To lose weight without feeling hungry, all you have to do is go ape, go wild, and eat plants. The easy and healthy way to lose weight is to fill up on high-fiber, low-fat plant foods and avoid animal-based foods and oils. It's also important to avoid processed foods that are high in fat or concentrated sugar but low in fiber. The only essential nutrients that plants don't provide are vitamin B12, which comes from bacteria, and vitamin D, which your body produces naturally when bright sunlight hits your skin.
A diet based on low-fat, unrefined plant foods satisfies your hunger on a reasonable number of calories. The high carbohydrate content of the diet also helps you feel more like exercising and even helps you burn more calories at rest. It's hard to "fatten" on a high-carbohydrate diet, because about 30% of the calories are wasted when the body converts sugar to body fat.
In other words, the human body is well-adapted to a low-fat diet based on unrefined plant foods. We get weight problems, as well as other health problems, when we eat foods that are low in fiber and/or high in fat, such as animal-based foods and processed foods.
Why does "going wild" and eating a more natural diet help people lose weight? Wild animals can't count, so they never count calories. Nor do they ever sign up for step aerobics classes. Yet wild animals stay at a normal healthy weight while eating whatever they want, whenever they want, and doing whatever they feel like doing. Their secret is that they eat the right kinds of food. They eat the diet that their bodies are well adapted for eating. Thus, they can depend on their appetite to control their weight. Likewise, most overweight people could easily control their weight if they simply stopped eating the kinds of food that are making them fat and filled up on low-fat, high-fiber plant foods instead.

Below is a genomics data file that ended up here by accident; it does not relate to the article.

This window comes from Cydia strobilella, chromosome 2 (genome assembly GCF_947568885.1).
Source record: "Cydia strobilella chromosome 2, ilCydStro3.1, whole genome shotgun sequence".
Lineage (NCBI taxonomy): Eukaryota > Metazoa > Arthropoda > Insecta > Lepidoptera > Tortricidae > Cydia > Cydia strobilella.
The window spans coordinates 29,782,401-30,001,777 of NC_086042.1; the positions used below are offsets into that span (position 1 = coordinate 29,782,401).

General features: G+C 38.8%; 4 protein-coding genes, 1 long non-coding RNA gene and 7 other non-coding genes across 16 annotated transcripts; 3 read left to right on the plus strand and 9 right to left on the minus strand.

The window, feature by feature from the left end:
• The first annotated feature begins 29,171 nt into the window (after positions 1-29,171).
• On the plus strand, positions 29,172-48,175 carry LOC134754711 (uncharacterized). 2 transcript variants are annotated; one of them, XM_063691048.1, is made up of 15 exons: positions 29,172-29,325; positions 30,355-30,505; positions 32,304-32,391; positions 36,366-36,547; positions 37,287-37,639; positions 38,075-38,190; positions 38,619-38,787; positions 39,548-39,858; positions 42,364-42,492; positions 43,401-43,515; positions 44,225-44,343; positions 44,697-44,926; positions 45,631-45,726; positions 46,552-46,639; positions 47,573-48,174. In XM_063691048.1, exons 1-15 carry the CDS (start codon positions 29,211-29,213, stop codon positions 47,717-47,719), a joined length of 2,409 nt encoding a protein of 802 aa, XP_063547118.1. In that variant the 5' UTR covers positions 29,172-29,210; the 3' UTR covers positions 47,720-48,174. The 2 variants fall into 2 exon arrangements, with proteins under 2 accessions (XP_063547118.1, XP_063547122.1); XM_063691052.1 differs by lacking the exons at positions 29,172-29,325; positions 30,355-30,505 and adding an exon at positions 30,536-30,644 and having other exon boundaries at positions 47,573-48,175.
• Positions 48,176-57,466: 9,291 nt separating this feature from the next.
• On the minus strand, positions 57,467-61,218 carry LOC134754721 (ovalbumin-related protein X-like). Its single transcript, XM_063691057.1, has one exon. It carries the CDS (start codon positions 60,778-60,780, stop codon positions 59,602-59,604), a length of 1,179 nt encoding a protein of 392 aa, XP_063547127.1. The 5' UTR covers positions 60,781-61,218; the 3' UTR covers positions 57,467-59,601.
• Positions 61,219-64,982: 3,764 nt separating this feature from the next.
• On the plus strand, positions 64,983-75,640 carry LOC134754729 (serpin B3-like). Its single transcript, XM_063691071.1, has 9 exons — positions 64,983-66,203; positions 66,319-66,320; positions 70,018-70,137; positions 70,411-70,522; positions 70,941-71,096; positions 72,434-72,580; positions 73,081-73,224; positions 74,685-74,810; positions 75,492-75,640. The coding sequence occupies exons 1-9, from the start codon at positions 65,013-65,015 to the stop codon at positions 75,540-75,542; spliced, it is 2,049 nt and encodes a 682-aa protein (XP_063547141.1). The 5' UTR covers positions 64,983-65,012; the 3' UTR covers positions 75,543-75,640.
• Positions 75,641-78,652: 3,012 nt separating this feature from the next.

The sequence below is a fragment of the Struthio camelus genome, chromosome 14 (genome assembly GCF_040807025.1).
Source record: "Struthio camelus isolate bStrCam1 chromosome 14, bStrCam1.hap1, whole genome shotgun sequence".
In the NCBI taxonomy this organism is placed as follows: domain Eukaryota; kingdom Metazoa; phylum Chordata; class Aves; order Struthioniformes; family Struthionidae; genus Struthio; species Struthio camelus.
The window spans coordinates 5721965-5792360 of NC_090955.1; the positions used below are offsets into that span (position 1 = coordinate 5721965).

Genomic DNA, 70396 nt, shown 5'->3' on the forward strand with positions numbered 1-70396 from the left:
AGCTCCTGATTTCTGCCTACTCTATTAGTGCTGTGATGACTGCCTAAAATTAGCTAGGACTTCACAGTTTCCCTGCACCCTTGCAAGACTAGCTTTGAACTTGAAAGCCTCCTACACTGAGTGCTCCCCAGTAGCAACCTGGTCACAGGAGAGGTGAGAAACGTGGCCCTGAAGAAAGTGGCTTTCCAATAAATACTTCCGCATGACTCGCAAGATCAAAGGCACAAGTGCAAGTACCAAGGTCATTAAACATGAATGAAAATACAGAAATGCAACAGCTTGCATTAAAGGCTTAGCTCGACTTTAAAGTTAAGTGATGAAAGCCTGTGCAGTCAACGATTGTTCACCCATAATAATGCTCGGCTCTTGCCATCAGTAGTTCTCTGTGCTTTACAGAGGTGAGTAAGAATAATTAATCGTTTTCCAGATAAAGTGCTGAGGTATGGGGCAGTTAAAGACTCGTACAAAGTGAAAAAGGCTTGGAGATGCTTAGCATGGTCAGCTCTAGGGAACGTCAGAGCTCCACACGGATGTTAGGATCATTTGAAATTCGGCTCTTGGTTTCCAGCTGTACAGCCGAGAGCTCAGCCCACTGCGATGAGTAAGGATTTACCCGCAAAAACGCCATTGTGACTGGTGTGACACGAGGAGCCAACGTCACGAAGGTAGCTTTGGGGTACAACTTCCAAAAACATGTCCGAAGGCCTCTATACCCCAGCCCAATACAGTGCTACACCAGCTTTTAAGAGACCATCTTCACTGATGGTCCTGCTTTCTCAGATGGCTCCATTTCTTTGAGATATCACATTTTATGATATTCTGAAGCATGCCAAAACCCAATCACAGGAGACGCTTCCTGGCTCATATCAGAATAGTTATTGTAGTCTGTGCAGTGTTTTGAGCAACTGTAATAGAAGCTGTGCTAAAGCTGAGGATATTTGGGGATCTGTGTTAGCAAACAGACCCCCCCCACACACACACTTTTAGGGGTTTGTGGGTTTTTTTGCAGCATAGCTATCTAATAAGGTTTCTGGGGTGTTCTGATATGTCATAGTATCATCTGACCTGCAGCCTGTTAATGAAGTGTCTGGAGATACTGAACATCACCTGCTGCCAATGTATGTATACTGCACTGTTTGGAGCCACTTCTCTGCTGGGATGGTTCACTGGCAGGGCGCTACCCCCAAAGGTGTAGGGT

A low-fat, high-fiber diet is the diet that the human body is well-adapted for eating. When we eat that kind of food, our appetite can regulate our weight naturally. Yet most people try to control their weight while continuing to eat the kinds of food that made them fat. Instead of correcting the kind of food they eat, they try to correct the size of their portions, an approach that is practically doomed to fail.
Calories are energy
The calories in our food are really what a chemist calls “kilocalories.” Each kilocalorie represents the amount of energy required to raise the temperature of one kilogram of water by 1 degree centigrade. Just to avoid confusion, I’ll refer to kilocalories as “calories.”
All of the energy in our food came originally from sunlight. Green plants use the energy from sunlight to turn water and carbon dioxide into a simple sugar called glucose.
The plant can then use the glucose for several different purposes. It converts some of the glucose back to carbon dioxide and water, releasing energy that the plant then harnesses to use for other purposes.